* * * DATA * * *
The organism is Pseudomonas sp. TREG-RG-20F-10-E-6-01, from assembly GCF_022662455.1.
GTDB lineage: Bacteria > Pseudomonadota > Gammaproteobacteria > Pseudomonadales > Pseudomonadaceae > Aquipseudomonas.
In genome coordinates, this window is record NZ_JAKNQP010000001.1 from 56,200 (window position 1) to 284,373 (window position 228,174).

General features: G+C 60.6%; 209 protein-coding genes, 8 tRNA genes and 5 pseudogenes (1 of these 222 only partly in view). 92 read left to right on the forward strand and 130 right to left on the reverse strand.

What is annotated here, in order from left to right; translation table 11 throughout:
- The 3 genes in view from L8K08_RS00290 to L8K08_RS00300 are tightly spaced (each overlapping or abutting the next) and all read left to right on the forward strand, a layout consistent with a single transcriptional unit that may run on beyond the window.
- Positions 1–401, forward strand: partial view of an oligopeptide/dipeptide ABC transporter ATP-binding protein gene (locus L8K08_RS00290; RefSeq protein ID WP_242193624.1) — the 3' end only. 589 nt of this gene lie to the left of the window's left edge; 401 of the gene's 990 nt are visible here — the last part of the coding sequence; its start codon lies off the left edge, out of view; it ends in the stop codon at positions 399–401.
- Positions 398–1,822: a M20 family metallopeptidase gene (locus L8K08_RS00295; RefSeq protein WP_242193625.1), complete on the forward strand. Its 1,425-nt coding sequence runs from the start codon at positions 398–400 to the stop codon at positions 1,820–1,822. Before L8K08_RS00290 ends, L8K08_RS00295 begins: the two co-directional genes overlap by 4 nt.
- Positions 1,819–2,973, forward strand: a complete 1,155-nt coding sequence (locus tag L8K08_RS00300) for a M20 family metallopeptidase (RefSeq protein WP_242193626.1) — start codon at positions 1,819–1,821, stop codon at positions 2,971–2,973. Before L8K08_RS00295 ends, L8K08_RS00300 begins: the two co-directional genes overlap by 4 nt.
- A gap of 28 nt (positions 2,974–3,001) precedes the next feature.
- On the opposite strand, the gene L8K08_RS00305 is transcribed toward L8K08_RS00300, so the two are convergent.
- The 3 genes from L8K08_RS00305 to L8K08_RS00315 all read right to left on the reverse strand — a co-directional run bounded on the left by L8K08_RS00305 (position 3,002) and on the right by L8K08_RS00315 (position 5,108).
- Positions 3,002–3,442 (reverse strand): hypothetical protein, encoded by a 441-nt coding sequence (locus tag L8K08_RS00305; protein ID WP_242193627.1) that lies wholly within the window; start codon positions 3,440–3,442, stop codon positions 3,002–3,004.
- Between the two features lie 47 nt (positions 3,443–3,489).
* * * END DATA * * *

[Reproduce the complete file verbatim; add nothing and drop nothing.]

The organism is Pseudomonas sp. TREG-RG-20F-10-E-6-01, from assembly GCF_022662455.1.
GTDB lineage: Bacteria > Pseudomonadota > Gammaproteobacteria > Pseudomonadales > Pseudomonadaceae > Aquipseudomonas.
In genome coordinates, this window is record NZ_JAKNQP010000001.1 from 56,200 (window position 1) to 284,373 (window position 228,174).

General features: G+C 60.6%; 209 protein-coding genes, 8 tRNA genes and 5 pseudogenes (1 of these 222 only partly in view). 92 read left to right on the forward strand and 130 right to left on the reverse strand.

What is annotated here, in order from left to right; translation table 11 throughout:
- The 3 genes in view from L8K08_RS00290 to L8K08_RS00300 are tightly spaced (each overlapping or abutting the next) and all read left to right on the forward strand, a layout consistent with a single transcriptional unit that may run on beyond the window.
- Positions 1–401, forward strand: partial view of an oligopeptide/dipeptide ABC transporter ATP-binding protein gene (locus L8K08_RS00290; RefSeq protein ID WP_242193624.1) — the 3' end only. 589 nt of this gene lie to the left of the window's left edge; 401 of the gene's 990 nt are visible here — the last part of the coding sequence; its start codon lies off the left edge, out of view; it ends in the stop codon at positions 399–401.
- Positions 398–1,822: a M20 family metallopeptidase gene (locus L8K08_RS00295; RefSeq protein WP_242193625.1), complete on the forward strand. Its 1,425-nt coding sequence runs from the start codon at positions 398–400 to the stop codon at positions 1,820–1,822. Before L8K08_RS00290 ends, L8K08_RS00295 begins: the two co-directional genes overlap by 4 nt.
- Positions 1,819–2,973, forward strand: a complete 1,155-nt coding sequence (locus tag L8K08_RS00300) for a M20 family metallopeptidase (RefSeq protein WP_242193626.1) — start codon at positions 1,819–1,821, stop codon at positions 2,971–2,973. Before L8K08_RS00295 ends, L8K08_RS00300 begins: the two co-directional genes overlap by 4 nt.
- A gap of 28 nt (positions 2,974–3,001) precedes the next feature.
- On the opposite strand, the gene L8K08_RS00305 is transcribed toward L8K08_RS00300, so the two are convergent.
- The 3 genes from L8K08_RS00305 to L8K08_RS00315 all read right to left on the reverse strand — a co-directional run bounded on the left by L8K08_RS00305 (position 3,002) and on the right by L8K08_RS00315 (position 5,108).
- Positions 3,002–3,442 (reverse strand): hypothetical protein, encoded by a 441-nt coding sequence (locus tag L8K08_RS00305; protein ID WP_242193627.1) that lies wholly within the window; start codon positions 3,440–3,442, stop codon positions 3,002–3,004.
- Between the two features lie 47 nt (positions 3,443–3,489).